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This post is part of my 2022 Word Project. You can read what that’s about here.

Friday, September 22, 2023

Ralph and I went to our first opera of the season last night. And since I have already used the word opera, I am choosing another for today: DRAMA.

Because that is everything about the experience from the minute Ralph said hey, you wanna get season tickets to the opera?

I have the blog from April when I bought the tickets to prove it. Buying them was such a project that I almost abandoned it entirely and wouldn’t have gone, but many phone calls and visits to the website later, I succeeded.

Fast forward to about two weeks ago when I saw Pagliacci on my calendar and it occurred to me that I had not yet received any tickets. I dug out my confirmation email and it said the tickets would be mailed prior to the event.

Commence checking of mailbox every single day.

When no tickets were forthcoming, I called. It went a little something like this…

Who? What? When did you order? What’s the name again? Is there another name? I have no record of an order.

At which point I pulled up my confirmation email and read it to her. At which point she called another guy and then called me back and then had the other guy call me back and called me back again and two days later it turned out that while they received my order, they had not processed my order.

I think someone there fundamentally misunderstands how the internet works.

Fortunately they were able to resolve it, but it was too late to mail tickets so I would have to pick them up at the box office.

Crisis averted.

Fast forward to last night and I was ready to go. Had my parking passes, had my parking app, had my backup of the backup of the confirmation email just in case, was dressed and coifed and about to walk out the door, on time no less!

I opened the closet to get a jacket because they actually recommended bringing one, which is so unusual as to convince me that I’d better bundle up.

And the vacuum slid out and went crashing to the floor.

The contents of the vacuum went spewing out in a tumbleweed and a huge cloud of dust. I stood there. I looked at my shoes. I looked at the floor. I looked at my watch which told me that it was now one minute past time to leave. I stepped over the vacuum and the pile of dust so as not to contaminate my one nice pair of pants and walked out the door.

Crisis ignored.

But I was ready. I had the address of the theater. I had the car app that sends directions to my GPS. We were one minute past leaving time but there was plenty to spare, so there was no reason to rush. We got in the car.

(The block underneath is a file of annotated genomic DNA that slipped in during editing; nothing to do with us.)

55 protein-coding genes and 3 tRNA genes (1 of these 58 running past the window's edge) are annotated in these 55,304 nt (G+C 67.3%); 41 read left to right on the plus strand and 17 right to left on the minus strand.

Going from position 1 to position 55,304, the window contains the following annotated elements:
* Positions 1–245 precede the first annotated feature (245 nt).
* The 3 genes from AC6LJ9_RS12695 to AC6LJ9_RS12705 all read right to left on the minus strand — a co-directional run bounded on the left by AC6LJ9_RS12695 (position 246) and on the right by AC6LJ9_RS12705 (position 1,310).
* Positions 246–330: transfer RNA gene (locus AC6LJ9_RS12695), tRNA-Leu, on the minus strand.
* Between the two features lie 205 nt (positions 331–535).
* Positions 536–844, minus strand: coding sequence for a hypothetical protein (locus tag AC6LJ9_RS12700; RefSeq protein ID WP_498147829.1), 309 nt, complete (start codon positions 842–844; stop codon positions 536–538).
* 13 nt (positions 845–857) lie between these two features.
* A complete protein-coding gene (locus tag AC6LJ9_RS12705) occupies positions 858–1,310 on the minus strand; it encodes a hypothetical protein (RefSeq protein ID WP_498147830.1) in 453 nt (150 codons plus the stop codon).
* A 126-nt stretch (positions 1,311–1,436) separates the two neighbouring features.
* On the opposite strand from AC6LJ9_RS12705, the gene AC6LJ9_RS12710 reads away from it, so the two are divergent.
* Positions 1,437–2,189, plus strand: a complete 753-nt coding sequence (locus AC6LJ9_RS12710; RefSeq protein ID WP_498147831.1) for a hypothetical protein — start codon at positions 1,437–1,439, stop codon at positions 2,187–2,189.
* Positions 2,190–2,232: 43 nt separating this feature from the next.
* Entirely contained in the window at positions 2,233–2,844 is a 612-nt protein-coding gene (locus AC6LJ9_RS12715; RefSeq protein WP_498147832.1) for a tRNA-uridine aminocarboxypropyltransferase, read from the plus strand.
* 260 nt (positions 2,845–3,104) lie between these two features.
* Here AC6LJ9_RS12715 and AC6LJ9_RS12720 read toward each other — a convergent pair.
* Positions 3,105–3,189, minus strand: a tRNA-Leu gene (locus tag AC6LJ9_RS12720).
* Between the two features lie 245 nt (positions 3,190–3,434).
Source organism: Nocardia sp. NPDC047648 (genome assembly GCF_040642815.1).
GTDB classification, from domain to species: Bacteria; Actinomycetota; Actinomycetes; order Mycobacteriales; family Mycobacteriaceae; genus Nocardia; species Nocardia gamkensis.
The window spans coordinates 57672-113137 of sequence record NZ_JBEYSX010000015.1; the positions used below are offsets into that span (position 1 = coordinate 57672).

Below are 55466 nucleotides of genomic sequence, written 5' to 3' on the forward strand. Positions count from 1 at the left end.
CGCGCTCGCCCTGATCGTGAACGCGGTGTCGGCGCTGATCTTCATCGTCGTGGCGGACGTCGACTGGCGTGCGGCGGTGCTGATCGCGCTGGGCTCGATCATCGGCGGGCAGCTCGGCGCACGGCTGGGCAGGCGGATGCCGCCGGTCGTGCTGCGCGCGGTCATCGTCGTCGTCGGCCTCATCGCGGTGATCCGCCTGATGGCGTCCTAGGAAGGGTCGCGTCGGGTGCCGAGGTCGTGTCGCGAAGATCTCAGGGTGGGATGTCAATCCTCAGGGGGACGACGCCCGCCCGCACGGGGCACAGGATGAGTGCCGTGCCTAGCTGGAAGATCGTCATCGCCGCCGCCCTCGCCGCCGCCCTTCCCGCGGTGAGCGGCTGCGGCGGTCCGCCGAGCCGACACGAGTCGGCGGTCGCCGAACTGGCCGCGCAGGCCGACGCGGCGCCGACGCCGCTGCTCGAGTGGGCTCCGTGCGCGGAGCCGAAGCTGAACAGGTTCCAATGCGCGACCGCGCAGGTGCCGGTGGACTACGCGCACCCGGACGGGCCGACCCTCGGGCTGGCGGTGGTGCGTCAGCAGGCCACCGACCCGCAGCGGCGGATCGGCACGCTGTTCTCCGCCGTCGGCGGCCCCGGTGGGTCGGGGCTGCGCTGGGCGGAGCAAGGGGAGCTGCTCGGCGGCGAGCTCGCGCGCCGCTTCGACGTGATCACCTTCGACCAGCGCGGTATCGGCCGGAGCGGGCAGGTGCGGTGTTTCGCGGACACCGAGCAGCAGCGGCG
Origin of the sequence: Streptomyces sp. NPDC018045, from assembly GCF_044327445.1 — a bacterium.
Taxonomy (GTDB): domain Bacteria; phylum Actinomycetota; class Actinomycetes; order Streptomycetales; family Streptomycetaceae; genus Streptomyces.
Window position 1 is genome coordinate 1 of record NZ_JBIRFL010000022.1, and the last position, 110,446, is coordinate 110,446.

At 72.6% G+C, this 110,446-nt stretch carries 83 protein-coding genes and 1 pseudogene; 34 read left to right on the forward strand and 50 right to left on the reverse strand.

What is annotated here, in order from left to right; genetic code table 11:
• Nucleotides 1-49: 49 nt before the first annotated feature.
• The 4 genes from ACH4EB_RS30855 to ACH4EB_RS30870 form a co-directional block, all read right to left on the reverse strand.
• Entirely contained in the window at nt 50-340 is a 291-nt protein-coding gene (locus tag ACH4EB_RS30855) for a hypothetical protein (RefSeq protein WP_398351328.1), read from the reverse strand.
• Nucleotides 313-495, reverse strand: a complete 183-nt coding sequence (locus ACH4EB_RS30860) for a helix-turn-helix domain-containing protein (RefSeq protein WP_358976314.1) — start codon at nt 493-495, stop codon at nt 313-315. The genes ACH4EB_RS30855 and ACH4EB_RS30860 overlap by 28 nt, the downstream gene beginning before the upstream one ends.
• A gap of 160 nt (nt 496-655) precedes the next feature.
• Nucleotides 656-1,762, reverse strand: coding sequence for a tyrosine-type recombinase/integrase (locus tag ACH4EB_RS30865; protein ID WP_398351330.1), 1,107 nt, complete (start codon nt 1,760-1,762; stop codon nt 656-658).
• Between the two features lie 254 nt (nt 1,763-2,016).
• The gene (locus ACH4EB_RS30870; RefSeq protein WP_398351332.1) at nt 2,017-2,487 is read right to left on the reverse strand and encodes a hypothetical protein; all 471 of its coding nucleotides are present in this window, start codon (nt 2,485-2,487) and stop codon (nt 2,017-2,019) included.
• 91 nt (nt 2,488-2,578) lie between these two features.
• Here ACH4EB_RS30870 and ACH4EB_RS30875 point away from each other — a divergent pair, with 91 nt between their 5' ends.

This is the part where I take a short tangent and remind you how much I hate technology. Our car has driver profiles that are tied to your key, so that when you get into the car, it moves your seat into position and sets the climate control and puts everything the way you want it. The GPS is tied to your driver profile too, so that you can go to the app on your phone and send directions to the car, which will be active and waiting for you when you begin to drive.

Which is great. When it works.

When it doesn’t work, it locks you out of your profile and resets the seat position and changes the climate control and turns on the radio and turns off the GPS so that you cannot get your directions anymore.

And then you spend the next ten minutes futzing around with your seat and the angle of the steering wheel and the mirrors and the temperature and manually entering the address you’re going to.

This happens for no apparent reason and at no particular time. It hasn’t actually happened in a while. But I bet you can guess when it did.

T-minus-eleven, we were on the road.

Crisis subdued.

That might have been the end of it but when the universe is having fun like that, it’s impossible to get it to come inside for a nap. A 13 mile drive took us over an hour, the entire world was apparently burning down because every emergency vehicle ever manufactured was on the road, blaring sirens and whizzing by.

We pulled into what we thought was the parking lot and tried to scan the app to get our parking voucher applied but it kept saying ERROR, with zero helpful information, until I finally guessed that perhaps we needed to be in the parking GARAGE, and that seemed to do the trick, except the garage has an automatic gate that opens when you scan yourself in and shuts behind you, and neither of us could figure out, once we were in, how the heck to get out.

I was three seconds away from climbing the fence when Ralph found a buzzer on the side of the gate and we made our escape.

Crisis bypassed.

You’ll be happy to know that everything went smoothly after that, especially as the first thing I did before we so much as got our tickets was buy a glass of wine.

Our tickets were, in fact, waiting at the box office and I even inquired as to how we could get back into the parking garage given that the button for the gate was on the inside. We were helpfully informed about an elevator on the opposite side of the lot.

Our seats were front and center. The performance was excellent, helped by a second glass of wine. And we even, as season ticket holders, got to go back stage afterwards to drink champagne and mingle with the cast.

Then we swung by the cigar shop, had a few cocktails, and raided the best Greek food truck that ever existed.

It was not without drama, some of which I wouldn’t have missed, but then what would I have had to talk about? In spite of the nonsense, and maybe in some perverse way because of it, we had an excellent evening. And I even remembered to unplug the curling iron.

Photo: the stage, post-show, after the rabble had gone and only us special people remained.